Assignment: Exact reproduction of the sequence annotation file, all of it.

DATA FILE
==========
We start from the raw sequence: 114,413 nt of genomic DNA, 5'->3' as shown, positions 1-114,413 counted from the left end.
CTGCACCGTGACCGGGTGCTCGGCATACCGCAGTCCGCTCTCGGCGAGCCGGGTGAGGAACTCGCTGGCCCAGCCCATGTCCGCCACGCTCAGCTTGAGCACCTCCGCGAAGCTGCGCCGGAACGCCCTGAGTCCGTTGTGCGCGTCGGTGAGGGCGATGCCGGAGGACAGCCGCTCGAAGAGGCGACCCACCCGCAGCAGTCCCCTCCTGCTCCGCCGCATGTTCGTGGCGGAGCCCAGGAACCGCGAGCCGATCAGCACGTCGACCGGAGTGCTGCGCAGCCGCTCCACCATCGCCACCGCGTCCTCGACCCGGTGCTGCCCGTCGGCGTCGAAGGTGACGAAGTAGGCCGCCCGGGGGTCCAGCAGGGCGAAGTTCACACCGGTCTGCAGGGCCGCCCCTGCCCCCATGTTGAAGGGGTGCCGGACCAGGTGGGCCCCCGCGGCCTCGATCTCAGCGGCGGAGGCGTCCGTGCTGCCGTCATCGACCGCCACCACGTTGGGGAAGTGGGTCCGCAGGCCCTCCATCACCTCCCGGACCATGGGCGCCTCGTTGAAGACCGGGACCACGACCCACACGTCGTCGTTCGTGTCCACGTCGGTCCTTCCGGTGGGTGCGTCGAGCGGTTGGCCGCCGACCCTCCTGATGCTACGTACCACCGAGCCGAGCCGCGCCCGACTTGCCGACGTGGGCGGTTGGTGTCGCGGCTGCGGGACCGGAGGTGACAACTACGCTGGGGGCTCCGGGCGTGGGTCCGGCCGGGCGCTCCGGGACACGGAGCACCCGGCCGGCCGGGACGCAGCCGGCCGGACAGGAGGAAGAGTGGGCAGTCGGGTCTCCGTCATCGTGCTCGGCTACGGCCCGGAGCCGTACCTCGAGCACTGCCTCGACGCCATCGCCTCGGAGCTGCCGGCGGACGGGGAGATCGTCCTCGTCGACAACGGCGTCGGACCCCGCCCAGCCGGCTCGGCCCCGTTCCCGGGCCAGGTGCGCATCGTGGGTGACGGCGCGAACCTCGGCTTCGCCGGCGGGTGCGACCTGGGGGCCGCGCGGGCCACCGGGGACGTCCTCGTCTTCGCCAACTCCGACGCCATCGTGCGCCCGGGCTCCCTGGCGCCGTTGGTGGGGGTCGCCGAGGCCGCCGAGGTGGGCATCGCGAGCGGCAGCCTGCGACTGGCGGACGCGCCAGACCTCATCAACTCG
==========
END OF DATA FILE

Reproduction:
We start from the raw sequence: 114,413 nt of genomic DNA, 5'->3' as shown, positions 1-114,413 counted from the left end.
CTGCACCGTGACCGGGTGCTCGGCATACCGCAGTCCGCTCTCGGCGAGCCGGGTGAGGAACTCGCTGGCCCAGCCCATGTCCGCCACGCTCAGCTTGAGCACCTCCGCGAAGCTGCGCCGGAACGCCCTGAGTCCGTTGTGCGCGTCGGTGAGGGCGATGCCGGAGGACAGCCGCTCGAAGAGGCGACCCACCCGCAGCAGTCCCCTCCTGCTCCGCCGCATGTTCGTGGCGGAGCCCAGGAACCGCGAGCCGATCAGCACGTCGACCGGAGTGCTGCGCAGCCGCTCCACCATCGCCACCGCGTCCTCGACCCGGTGCTGCCCGTCGGCGTCGAAGGTGACGAAGTAGGCCGCCCGGGGGTCCAGCAGGGCGAAGTTCACACCGGTCTGCAGGGCCGCCCCTGCCCCCATGTTGAAGGGGTGCCGGACCAGGTGGGCCCCCGCGGCCTCGATCTCAGCGGCGGAGGCGTCCGTGCTGCCGTCATCGACCGCCACCACGTTGGGGAAGTGGGTCCGCAGGCCCTCCATCACCTCCCGGACCATGGGCGCCTCGTTGAAGACCGGGACCACGACCCACACGTCGTCGTTCGTGTCCACGTCGGTCCTTCCGGTGGGTGCGTCGAGCGGTTGGCCGCCGACCCTCCTGATGCTACGTACCACCGAGCCGAGCCGCGCCCGACTTGCCGACGTGGGCGGTTGGTGTCGCGGCTGCGGGACCGGAGGTGACAACTACGCTGGGGGCTCCGGGCGTGGGTCCGGCCGGGCGCTCCGGGACACGGAGCACCCGGCCGGCCGGGACGCAGCCGGCCGGACAGGAGGAAGAGTGGGCAGTCGGGTCTCCGTCATCGTGCTCGGCTACGGCCCGGAGCCGTACCTCGAGCACTGCCTCGACGCCATCGCCTCGGAGCTGCCGGCGGACGGGGAGATCGTCCTCGTCGACAACGGCGTCGGACCCCGCCCAGCCGGCTCGGCCCCGTTCCCGGGCCAGGTGCGCATCGTGGGTGACGGCGCGAACCTCGGCTTCGCCGGCGGGTGCGACCTGGGGGCCGCGCGGGCCACCGGGGACGTCCTCGTCTTCGCCAACTCCGACGCCATCGTGCGCCCGGGCTCCCTGGCGCCGTTGGTGGGGGTCGCCGAGGCCGCCGAGGTGGGCATCGCGAGCGGCAGCCTGCGACTGGCGGACGCGCCAGACCTCATCAACTCG